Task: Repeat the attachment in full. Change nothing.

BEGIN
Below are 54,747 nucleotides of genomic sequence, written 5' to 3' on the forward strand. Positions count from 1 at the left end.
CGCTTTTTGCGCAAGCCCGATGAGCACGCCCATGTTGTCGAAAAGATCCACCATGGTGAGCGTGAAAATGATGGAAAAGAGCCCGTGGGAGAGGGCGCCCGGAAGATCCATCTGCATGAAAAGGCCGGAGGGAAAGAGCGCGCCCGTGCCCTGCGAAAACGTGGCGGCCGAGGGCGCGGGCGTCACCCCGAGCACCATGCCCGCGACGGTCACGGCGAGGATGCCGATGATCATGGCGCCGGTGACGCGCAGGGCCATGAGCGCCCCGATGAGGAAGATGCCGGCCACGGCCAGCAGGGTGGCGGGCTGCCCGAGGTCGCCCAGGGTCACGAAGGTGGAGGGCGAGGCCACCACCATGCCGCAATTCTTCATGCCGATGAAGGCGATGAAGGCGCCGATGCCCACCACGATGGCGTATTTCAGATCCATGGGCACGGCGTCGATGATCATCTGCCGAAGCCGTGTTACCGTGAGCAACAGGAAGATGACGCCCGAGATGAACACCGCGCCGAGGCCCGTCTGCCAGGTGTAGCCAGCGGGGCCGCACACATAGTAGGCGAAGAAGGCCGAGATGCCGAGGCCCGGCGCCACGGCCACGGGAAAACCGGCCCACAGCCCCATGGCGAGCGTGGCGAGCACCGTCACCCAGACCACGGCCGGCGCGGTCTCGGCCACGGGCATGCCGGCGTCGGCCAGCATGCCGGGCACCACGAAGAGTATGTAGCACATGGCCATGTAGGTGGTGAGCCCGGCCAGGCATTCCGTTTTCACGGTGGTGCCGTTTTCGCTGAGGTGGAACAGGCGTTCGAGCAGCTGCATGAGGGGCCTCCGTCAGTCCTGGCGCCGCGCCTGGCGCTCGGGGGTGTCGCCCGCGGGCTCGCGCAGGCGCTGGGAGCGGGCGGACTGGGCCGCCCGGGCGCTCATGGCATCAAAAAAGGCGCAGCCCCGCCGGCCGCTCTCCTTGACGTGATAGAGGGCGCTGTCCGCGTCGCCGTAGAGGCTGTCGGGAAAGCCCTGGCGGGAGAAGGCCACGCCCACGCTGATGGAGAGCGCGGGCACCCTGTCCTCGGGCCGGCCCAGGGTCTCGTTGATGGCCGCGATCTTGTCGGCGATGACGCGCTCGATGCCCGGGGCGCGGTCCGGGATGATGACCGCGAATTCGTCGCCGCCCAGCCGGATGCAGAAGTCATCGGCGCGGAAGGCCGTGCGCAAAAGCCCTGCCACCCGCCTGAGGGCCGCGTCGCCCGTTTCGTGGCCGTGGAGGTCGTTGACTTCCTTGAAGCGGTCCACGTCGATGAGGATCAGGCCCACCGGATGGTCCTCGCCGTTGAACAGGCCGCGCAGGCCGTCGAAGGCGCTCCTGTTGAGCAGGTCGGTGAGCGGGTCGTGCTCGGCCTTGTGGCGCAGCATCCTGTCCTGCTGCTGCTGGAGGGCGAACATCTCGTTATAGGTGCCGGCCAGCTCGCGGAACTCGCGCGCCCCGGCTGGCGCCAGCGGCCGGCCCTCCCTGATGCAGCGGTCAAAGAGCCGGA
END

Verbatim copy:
Below are 54,747 nucleotides of genomic sequence, written 5' to 3' on the forward strand. Positions count from 1 at the left end.
CGCTTTTTGCGCAAGCCCGATGAGCACGCCCATGTTGTCGAAAAGATCCACCATGGTGAGCGTGAAAATGATGGAAAAGAGCCCGTGGGAGAGGGCGCCCGGAAGATCCATCTGCATGAAAAGGCCGGAGGGAAAGAGCGCGCCCGTGCCCTGCGAAAACGTGGCGGCCGAGGGCGCGGGCGTCACCCCGAGCACCATGCCCGCGACGGTCACGGCGAGGATGCCGATGATCATGGCGCCGGTGACGCGCAGGGCCATGAGCGCCCCGATGAGGAAGATGCCGGCCACGGCCAGCAGGGTGGCGGGCTGCCCGAGGTCGCCCAGGGTCACGAAGGTGGAGGGCGAGGCCACCACCATGCCGCAATTCTTCATGCCGATGAAGGCGATGAAGGCGCCGATGCCCACCACGATGGCGTATTTCAGATCCATGGGCACGGCGTCGATGATCATCTGCCGAAGCCGTGTTACCGTGAGCAACAGGAAGATGACGCCCGAGATGAACACCGCGCCGAGGCCCGTCTGCCAGGTGTAGCCAGCGGGGCCGCACACATAGTAGGCGAAGAAGGCCGAGATGCCGAGGCCCGGCGCCACGGCCACGGGAAAACCGGCCCACAGCCCCATGGCGAGCGTGGCGAGCACCGTCACCCAGACCACGGCCGGCGCGGTCTCGGCCACGGGCATGCCGGCGTCGGCCAGCATGCCGGGCACCACGAAGAGTATGTAGCACATGGCCATGTAGGTGGTGAGCCCGGCCAGGCATTCCGTTTTCACGGTGGTGCCGTTTTCGCTGAGGTGGAACAGGCGTTCGAGCAGCTGCATGAGGGGCCTCCGTCAGTCCTGGCGCCGCGCCTGGCGCTCGGGGGTGTCGCCCGCGGGCTCGCGCAGGCGCTGGGAGCGGGCGGACTGGGCCGCCCGGGCGCTCATGGCATCAAAAAAGGCGCAGCCCCGCCGGCCGCTCTCCTTGACGTGATAGAGGGCGCTGTCCGCGTCGCCGTAGAGGCTGTCGGGAAAGCCCTGGCGGGAGAAGGCCACGCCCACGCTGATGGAGAGCGCGGGCACCCTGTCCTCGGGCCGGCCCAGGGTCTCGTTGATGGCCGCGATCTTGTCGGCGATGACGCGCTCGATGCCCGGGGCGCGGTCCGGGATGATGACCGCGAATTCGTCGCCGCCCAGCCGGATGCAGAAGTCATCGGCGCGGAAGGCCGTGCGCAAAAGCCCTGCCACCCGCCTGAGGGCCGCGTCGCCCGTTTCGTGGCCGTGGAGGTCGTTGACTTCCTTGAAGCGGTCCACGTCGATGAGGATCAGGCCCACCGGATGGTCCTCGCCGTTGAACAGGCCGCGCAGGCCGTCGAAGGCGCTCCTGTTGAGCAGGTCGGTGAGCGGGTCGTGCTCGGCCTTGTGGCGCAGCATCCTGTCCTGCTGCTGCTGGAGGGCGAACATCTCGTTATAGGTGCCGGCCAGCTCGCGGAACTCGCGCGCCCCGGCTGGCGCCAGCGGCCGGCCCTCCCTGATGCAGCGGTCAAAGAGCCGGA